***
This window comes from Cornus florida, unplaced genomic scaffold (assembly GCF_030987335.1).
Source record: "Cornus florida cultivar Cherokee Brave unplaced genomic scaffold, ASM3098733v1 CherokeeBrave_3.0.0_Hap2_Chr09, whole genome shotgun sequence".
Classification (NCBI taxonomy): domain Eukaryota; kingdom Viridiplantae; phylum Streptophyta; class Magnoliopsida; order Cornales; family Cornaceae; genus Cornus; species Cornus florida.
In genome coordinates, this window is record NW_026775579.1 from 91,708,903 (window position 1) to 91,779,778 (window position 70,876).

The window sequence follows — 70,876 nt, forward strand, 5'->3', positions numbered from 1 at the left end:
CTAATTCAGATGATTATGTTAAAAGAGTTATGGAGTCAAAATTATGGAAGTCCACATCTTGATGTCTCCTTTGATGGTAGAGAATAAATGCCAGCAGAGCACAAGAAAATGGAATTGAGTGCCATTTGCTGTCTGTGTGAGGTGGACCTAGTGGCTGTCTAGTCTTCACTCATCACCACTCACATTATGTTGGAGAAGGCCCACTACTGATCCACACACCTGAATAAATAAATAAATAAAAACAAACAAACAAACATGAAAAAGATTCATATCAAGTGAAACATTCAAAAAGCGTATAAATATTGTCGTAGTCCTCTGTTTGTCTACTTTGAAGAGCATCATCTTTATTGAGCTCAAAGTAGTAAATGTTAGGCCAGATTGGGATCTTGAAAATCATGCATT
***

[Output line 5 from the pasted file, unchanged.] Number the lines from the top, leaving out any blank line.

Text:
The window sequence follows — 70,876 nt, forward strand, 5'->3', positions numbered from 1 at the left end: